“When the days get shorter, darker and colder, most anglers lament even getting out of their warm beds…if you are a swinger, the coffee is brewing and you are more than pumped to get on the road and step into a run.
Dries aren’t really coming off, the hopper-dropper crowds have all but vanished and the fair weather anglers are at home prepping for a day of running errands and ambling around Home Depot killing time.
There is something about swinging flies.
Long rods, a pocket full of flies and sink tips.
Deep glassy runs, foggy eyes and cold toes.
It’s an exercise in patience and consistency, (and some kind of dark attitude to deal with long hours of sparse hook-ups).
Strip, strip, strip, cast. Take a step. Put your hand in the fleece liner.
Maybe you’ll push that steelhead back far enough back into the pool, piss it off enough to attack your offering.
Maybe you’ll cover enough water and hit that big trout laying low, get a hit on the dangle.
The hours and days drag on. You over think the purples, blues and blacks of your fly. Maybe you switch out tips. The desire to move spots looms heavy.
Those with a weaker constitution may say, “F**K it,” and go out hide out in a nearby dive bar or nap in the truck.
Others considering tossing their two-handed rod onto the bank and getting out the spoon rod.
More time to stand and think, the motions become repetitive, you start playing with different anchor points.
You start to drift off….
Nick Conklin – Temple Fork Outfitters Fly Fishing Product Category Manager
If you’re reading this, and are interested in learning more about two-handed fly fishing, you’re in luck. Below is a basic breakdown of swing seasons, as well as rod/reel recommendations. Be on the lookout for more blogs and posts on swing season, but this should help you get started if you’re new to this type of fishing, and curious about what rod or reel to get.
LATE SUMMER/FALL STEELHEAD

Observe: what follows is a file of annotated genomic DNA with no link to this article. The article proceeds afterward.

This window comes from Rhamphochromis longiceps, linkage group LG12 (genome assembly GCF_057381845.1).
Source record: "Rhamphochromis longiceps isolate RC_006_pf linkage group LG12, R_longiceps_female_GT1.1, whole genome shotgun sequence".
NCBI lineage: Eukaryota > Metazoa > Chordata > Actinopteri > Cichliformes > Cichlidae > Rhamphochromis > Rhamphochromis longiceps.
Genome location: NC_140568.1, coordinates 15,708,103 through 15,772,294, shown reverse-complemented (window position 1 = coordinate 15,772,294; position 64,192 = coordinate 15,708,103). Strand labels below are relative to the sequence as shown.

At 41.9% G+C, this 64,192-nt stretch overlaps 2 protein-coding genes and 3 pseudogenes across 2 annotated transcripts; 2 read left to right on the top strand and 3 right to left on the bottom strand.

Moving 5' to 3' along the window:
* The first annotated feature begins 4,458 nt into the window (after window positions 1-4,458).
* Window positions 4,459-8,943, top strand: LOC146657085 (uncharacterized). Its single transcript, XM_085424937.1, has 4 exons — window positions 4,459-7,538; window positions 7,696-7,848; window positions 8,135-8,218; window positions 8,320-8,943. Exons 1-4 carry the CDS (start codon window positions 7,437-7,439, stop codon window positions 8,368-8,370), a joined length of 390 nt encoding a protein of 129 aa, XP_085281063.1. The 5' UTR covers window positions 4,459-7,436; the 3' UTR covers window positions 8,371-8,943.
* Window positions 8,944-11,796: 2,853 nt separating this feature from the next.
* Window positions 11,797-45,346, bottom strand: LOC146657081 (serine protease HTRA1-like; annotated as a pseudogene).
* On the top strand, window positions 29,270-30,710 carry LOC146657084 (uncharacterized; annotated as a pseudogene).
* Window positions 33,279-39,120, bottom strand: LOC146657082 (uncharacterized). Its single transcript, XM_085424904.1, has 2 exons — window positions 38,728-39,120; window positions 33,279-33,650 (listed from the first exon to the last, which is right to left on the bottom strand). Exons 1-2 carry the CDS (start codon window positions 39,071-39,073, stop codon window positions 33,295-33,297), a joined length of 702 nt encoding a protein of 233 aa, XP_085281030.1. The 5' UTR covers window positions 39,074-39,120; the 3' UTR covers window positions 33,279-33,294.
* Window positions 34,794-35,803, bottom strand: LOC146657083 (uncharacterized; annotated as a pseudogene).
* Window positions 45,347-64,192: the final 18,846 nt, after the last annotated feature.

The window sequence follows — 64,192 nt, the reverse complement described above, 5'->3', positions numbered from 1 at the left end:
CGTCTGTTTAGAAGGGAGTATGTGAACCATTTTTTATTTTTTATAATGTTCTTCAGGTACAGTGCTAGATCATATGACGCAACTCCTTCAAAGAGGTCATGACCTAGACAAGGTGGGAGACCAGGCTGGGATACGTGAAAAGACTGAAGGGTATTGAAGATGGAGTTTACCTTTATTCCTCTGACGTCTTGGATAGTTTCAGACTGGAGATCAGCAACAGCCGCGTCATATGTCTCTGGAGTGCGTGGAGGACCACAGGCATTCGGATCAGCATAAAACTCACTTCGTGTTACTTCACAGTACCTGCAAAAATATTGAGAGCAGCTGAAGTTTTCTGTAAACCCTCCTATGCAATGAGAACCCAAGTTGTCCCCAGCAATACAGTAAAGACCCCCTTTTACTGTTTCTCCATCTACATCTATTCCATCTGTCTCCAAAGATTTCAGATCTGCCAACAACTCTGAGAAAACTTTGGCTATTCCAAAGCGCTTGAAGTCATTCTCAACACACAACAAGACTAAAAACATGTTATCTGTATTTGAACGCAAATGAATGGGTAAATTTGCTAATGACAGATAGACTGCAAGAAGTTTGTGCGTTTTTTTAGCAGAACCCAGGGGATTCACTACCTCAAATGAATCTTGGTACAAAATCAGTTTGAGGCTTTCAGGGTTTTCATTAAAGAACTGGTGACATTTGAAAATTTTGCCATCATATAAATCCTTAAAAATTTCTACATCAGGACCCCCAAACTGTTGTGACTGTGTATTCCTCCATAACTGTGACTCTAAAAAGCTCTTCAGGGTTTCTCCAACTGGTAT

When swinging flies later in the summer, before the rains come and the days become cold and short, a lighter shorter rod can be a lot of fun.
The 12-foot, 6-weight LK Legacy two-handed rod is the perfect set-up – whether you’re fishing scandi floating lines and more classic patterns, or throwing small to medium intruders and weighted flies. This rod will also handle multi-density tips, from T-8 to T-11. The faster, stiffer rod allows for smooth line pick-up and repositioning.
Rod: 6120-4 LK
Reel: BVK SD 3.5
Line: Scandi 400-440, Skagit 425-475.
When picking a good winter setup I think it’s important to find a rod that will fit the size and type of water you are fishing. Swinging a deep slow run from the shore, or from a boat? On a wide, sweeping river? Or fishing a tight quarters coastal river? For winter fish you’ll typically be fishing medium-to-large size intruders and sink tips up to 15-feet long.
When fishing these heavier and thick diameter skagit heads and tips, most casters will find a more deeper loading rod beneficial and easier to handle during long days. Two rod lengths I always carry are a shorter, 11 to 11’6” rod and something longer and heavier, ideally a 12 or 13’6” 8-weight.
The Axiom II Switch is a great option not just for small to medium water, but also for those who want to “switch,” techniques and have the ability to go from heads and swinging flies to an indicator or chuck- and-duck system.
The 13-foot, Pro II TH model is great for skagit heads and tips, and due to is medium-fast action it smoothly loads and unloads
Small to medium waters, coastal fishing:
Reel: BVK SD III
Line: 525 Skagit head, 10-feet of T-11 sink tip.
Medium to large water:
Rod: 078 13 0 4 Pro II TH
Reel: Power III
Line: 550 multi-density Skagit head, 10-feet of T-11 sink tip.
When it’s time to put away the dry fly rods and the big foamy terrestrials have all but been gnawed off the hook trout anglers should be eagerly looking for a longer lighter rods to swing for trout.
Having a long and light two-hander can be a lot of fun, and teach an angler a lot about seasonal holding patterns on their local trout water.
I typically like to have two, (or one rod with two line set-ups) when attacking the “trout spey,” or “micro spey,” approach. One rod will be for swinging soft hackles and little nymphs in skinny water. The second rig will be for streamers and heavier flies. On this 3/4-weight set-up, I’ll also swing a double woolly bugger set-up to give the appearance of baitfish “chasing,” each other.
Soft hackles and light flies:
Reel: NXT BLK III
Line: 210-240 grain scandi head. 5 to 8-feet intermediate tip, or long tapered leader.
Small to medium streamers and multi-woolly bugger rigs
Reel: NXT BLK III
Line: 270-grain, skagit head, (13 to 15 feet long). Short sink-tip, (T-8) or a polyleader, from five to 10-feet long.